“Ye’re a bastart, da!” So begins Six and a Tanner, a one-man play written by Rony Bridges and starring David Hayman, currently showing at the Assembly Rooms as part of the Edinburgh Fringe. The unnamed speaker, a Glaswegian sharing the stage with a coffin that contains the remains of his father, then starts talking about Christmas when he was four years old. This was the Christmas his father decided to tell him that Santa Claus didn’t exist. At least this meant that he couldn’t keep blaming Santa for the crumminess of his son’s Christmas presents – the previous Christmas, when his son’s airplane (made out of clothespegs) fell apart the first time he tried to fly it, the father’s only response was that Santa’s “a cheap bastart”.
And here begins a diatribe – a 70-minute diatribe, during which the now middle-aged son rants, raves and sometimes just quietly, bitterly reminisces beside his father’s corpse while it rests in a funeral parlour, awaiting cremation. He lambasts the old man for his many failures and foul-ups, which resulted in his own life, his childhood and beyond, being so joyless.
My initial reaction to this was, what, another slice of urban brutalism / poverty porn from the west of Scotland? Here is a genre that for decades has been explored by writers (Robin Jenkins, Archie Hind, James Kelman, Agnes Owens, Jeff Torrington) and filmmakers (John Mackenzie, Ken Loach, Peter Mullan), to the point where the outside world must think that the only books written and the only films made in Scotland concern dysfunctional families struggling with alcoholism / drug addiction / domestic violence / gangsters / sectarianism whilst living in desperate conditions in Glasgow. However, as parts of that city still have some of the shortest life expectancies and lowest health standards in Europe, I suspect that Glaswegian miserabilism will remain a large feature on Scotland’s artistic landscape until the day arises – if it ever arises – when politicians manage finally to sort out the city’s problems.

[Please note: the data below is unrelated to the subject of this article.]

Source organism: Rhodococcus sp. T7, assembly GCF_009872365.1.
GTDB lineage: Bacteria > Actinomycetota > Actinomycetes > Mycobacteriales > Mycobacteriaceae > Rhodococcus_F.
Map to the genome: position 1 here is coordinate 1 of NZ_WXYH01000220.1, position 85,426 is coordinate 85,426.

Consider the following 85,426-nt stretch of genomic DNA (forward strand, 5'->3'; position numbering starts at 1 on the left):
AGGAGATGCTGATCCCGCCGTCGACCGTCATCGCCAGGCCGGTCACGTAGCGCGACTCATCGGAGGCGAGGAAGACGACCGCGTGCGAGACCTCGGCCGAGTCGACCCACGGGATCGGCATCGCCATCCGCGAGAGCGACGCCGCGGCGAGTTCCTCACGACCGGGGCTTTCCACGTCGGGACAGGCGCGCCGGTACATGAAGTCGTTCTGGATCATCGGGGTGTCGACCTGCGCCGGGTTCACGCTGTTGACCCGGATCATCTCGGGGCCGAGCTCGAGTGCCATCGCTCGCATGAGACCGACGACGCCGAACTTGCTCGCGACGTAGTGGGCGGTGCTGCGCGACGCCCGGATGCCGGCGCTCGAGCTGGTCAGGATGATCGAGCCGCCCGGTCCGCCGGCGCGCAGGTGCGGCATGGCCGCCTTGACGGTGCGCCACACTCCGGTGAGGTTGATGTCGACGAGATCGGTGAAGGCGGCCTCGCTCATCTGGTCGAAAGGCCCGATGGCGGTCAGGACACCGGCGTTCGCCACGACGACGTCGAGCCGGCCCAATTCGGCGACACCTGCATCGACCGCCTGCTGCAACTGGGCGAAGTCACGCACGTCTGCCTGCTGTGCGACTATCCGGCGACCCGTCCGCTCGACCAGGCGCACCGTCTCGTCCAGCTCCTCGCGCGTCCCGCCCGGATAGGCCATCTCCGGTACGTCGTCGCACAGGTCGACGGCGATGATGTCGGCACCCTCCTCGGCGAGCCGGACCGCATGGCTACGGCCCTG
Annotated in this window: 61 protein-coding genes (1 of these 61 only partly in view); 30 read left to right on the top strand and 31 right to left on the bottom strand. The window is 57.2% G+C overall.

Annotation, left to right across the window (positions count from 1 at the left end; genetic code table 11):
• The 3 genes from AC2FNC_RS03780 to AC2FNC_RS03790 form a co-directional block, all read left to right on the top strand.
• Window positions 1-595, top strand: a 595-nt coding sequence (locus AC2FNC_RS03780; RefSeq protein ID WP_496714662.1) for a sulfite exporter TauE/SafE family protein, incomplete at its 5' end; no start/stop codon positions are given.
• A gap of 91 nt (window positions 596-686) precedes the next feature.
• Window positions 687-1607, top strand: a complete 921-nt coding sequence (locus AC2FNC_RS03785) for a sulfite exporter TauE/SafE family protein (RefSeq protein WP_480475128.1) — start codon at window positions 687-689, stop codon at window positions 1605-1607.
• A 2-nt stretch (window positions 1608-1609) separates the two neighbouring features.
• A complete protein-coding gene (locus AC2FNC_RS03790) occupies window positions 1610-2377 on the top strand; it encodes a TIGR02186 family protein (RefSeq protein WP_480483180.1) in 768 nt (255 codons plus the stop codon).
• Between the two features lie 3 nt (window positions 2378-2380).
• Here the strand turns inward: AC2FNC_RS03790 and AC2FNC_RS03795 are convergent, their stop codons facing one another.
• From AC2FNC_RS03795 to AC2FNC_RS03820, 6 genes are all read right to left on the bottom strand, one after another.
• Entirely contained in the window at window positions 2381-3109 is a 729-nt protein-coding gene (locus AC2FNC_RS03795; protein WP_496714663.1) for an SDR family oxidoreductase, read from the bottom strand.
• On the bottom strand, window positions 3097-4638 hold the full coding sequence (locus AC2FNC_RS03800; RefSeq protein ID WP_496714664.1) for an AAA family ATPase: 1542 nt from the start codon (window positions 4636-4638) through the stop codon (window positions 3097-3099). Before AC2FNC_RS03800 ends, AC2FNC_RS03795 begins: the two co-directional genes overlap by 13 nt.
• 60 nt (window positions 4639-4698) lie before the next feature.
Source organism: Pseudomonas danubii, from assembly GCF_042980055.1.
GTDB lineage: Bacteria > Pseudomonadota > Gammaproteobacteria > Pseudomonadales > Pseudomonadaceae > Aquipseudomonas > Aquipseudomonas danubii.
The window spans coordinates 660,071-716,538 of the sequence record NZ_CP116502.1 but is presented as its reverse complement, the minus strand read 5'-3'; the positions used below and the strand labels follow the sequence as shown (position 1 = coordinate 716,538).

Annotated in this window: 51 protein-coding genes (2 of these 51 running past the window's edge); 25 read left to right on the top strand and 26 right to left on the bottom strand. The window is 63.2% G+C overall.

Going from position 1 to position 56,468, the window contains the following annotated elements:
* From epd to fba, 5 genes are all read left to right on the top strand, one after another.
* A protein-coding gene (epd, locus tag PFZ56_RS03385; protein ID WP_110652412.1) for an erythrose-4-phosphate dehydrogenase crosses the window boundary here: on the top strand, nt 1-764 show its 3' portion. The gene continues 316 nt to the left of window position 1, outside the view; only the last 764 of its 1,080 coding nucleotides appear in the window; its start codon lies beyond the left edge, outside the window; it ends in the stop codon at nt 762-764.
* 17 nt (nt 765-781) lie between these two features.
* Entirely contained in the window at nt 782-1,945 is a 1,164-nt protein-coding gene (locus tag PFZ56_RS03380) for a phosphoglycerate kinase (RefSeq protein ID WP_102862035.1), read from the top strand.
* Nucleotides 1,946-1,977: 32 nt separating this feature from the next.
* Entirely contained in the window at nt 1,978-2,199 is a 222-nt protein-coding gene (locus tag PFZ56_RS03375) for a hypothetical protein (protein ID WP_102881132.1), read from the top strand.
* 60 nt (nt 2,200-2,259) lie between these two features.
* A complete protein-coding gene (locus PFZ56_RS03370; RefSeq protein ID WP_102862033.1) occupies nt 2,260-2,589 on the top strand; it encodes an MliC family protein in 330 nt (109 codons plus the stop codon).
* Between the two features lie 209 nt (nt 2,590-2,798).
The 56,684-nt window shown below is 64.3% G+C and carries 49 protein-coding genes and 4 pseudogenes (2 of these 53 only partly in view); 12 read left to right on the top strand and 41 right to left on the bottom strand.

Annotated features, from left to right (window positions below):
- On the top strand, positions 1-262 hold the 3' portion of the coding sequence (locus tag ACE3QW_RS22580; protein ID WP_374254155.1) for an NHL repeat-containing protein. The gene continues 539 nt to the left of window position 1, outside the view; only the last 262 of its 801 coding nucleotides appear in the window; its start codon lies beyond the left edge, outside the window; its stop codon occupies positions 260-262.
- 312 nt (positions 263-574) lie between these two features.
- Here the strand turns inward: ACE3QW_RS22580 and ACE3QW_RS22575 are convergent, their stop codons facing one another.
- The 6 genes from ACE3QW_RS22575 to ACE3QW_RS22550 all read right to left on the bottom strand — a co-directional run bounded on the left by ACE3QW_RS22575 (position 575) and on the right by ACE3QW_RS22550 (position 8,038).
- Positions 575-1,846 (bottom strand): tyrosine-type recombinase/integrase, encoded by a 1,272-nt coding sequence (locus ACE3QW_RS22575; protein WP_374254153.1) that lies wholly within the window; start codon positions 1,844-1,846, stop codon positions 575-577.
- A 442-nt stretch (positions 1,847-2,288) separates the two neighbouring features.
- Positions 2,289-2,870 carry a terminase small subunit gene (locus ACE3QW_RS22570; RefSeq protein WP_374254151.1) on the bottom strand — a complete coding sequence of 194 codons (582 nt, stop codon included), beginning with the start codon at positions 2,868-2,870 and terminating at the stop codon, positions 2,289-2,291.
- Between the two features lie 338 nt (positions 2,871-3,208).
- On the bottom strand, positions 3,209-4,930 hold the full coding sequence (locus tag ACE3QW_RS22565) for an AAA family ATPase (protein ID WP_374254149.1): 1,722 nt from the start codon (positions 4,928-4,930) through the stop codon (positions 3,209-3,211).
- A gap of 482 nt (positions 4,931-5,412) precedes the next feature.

Besides, if Six and a Tanner is anything to go by, there is still good, dramatic material to be mined in this territory. And thankfully, Bridges imbues much of it with humour – black humour, naturally. Indeed, some of the anecdotes that surface during the son’s lengthy harangue struck me as being too comical to be feasible – the black kitten that his father drunkenly buys one night in the pub, only to discover that it’s actually a panther-cub that’s been swiped from Glasgow Zoo, for example, or his mother’s less-than-tactful decision to use his wedding day to announce that she’s had enough and is running off with the postman – though having read that the play is autobiographical on Bridges’ part (and having known a few Glaswegians in my time who seemed capable of such things) I wonder now if those anecdotes are so far-fetched.
The nature of the play means that much of its effectiveness depends on the performance of its one performer, and David Hayman is well up to the job. Hayman found fame at the end of the 1970s playing Jimmy Boyle, the real-life gangster-turned-sculptor, in John Mackenzie’s TV film A Sense of Freedom, although international audiences may know him better for playing Malcolm McLaren in Alex Cox’s Sid and Nancy and playing the villain in Ken Loach’s My Name is Joe. Here, Hayman conveys both the corrosive bitterness of someone whose life has been twisted out of shape by his old man’s inadequacies and the resourcefulness, humour and imagination of someone who’s had to develop such qualities from an early age in order to stay sane. I did wonder about the character’s age and the time-frame he was supposed to inhabit – references to disco, Mods and Roy Rogers raised questions about whether he was meant to be a child of the 1970s, the 1960s or earlier – though that is Bridges’ fault rather than Hayman’s.
Three-quarters of the way through the play, when the son recalls how he discovered that his father had become homeless, had taken to the streets and had disappeared, and – despite everything that’d happened before – he set out to find the old loser, there seems to be a danger that the story will descend into sentimentality. (Surely, I thought, it wouldn’t end with father and son in each other’s arms and the latter exclaiming, “I love you, pop!”) It’s noticeable too that Hayman’s energy levels go down a little at this point.
However, that doesn’t happen. We learn that, on his deathbed, the old man sprang one last, nasty surprise on his son – and the son wreaked some final, blackly-comic revenge on him. Satisfyingly, in the gospel according to Six and a Tanner, the sins of the father are ultimately visited on the father.